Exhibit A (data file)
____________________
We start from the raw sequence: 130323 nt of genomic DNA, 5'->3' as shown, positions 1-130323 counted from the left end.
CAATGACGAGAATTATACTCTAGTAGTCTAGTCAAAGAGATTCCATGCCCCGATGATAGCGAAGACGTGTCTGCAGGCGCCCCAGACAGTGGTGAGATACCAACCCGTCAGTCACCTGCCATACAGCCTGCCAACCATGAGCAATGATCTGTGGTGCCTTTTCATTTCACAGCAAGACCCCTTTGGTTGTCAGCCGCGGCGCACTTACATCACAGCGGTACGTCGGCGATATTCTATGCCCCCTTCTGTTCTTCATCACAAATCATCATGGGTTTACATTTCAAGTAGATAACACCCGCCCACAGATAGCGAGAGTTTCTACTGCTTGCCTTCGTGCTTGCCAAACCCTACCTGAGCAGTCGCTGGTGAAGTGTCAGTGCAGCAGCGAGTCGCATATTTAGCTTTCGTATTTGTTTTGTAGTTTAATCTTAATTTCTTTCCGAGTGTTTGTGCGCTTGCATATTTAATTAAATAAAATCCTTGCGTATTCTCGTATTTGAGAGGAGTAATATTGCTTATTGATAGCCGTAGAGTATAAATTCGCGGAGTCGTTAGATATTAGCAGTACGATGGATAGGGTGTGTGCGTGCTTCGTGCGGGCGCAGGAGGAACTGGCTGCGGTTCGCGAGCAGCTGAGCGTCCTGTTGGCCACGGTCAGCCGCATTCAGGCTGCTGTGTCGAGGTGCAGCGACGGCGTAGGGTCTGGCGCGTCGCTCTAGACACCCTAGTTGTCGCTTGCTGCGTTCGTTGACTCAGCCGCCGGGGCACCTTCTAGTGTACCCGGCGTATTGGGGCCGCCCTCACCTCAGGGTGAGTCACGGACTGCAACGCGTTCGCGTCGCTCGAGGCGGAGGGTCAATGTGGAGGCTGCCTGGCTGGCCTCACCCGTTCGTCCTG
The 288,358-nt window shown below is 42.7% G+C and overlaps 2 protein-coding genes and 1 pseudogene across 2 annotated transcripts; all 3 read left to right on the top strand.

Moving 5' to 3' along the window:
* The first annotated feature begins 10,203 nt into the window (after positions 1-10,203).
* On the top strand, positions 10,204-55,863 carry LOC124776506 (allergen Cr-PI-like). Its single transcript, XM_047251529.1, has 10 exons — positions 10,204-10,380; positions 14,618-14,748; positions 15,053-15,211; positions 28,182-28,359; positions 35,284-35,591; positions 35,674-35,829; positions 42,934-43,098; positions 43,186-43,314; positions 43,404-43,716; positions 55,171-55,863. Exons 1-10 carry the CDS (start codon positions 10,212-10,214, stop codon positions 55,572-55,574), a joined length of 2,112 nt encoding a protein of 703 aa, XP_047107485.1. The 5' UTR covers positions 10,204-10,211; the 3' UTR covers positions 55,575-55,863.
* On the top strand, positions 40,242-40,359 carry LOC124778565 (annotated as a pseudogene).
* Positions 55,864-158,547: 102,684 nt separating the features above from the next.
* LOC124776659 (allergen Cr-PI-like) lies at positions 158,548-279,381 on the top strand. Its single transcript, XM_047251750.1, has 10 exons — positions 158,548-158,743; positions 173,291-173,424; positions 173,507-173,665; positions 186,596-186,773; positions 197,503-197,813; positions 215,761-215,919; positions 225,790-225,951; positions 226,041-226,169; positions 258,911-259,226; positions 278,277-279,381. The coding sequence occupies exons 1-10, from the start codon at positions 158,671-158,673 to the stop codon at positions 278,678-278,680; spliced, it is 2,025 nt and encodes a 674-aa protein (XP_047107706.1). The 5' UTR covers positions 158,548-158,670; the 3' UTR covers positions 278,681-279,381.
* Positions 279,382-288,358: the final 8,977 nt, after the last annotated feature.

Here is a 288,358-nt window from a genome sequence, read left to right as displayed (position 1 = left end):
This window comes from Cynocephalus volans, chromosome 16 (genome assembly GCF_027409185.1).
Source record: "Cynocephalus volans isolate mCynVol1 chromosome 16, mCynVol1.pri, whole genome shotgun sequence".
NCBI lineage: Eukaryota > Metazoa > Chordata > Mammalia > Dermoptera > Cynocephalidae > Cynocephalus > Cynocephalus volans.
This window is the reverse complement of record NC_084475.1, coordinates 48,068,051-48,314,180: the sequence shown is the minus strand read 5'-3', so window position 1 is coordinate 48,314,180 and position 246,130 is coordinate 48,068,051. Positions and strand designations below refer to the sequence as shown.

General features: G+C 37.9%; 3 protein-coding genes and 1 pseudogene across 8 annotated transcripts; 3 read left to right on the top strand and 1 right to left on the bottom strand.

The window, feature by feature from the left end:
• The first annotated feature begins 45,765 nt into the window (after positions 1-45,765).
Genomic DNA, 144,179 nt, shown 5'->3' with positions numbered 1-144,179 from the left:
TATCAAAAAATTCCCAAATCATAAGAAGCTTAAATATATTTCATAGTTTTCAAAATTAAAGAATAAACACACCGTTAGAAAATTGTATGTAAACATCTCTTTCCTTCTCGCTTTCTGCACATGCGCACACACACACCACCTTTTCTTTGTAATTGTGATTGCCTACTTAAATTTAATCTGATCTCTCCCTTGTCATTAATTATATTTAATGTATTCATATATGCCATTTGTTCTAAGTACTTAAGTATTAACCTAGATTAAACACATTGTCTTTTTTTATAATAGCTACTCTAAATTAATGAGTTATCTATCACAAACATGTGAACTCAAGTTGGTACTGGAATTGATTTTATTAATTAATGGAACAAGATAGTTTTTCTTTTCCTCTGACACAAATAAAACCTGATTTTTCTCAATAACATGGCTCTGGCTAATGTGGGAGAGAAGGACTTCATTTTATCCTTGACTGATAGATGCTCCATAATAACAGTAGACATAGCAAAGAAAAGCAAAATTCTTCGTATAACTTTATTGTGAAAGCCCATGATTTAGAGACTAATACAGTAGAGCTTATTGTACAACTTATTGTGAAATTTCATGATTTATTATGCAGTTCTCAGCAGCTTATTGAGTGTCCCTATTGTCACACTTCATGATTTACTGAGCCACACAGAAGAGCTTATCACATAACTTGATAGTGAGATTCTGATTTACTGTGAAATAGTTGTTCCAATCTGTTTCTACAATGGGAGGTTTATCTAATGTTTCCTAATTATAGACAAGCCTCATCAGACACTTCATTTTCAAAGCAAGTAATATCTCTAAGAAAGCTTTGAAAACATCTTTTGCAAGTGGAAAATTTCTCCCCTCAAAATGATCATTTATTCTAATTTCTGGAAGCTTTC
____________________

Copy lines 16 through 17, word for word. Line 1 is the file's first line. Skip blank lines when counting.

General features: G+C 37.9%; 3 protein-coding genes and 1 pseudogene across 8 annotated transcripts; 3 read left to right on the top strand and 1 right to left on the bottom strand.

The window, feature by feature from the left end: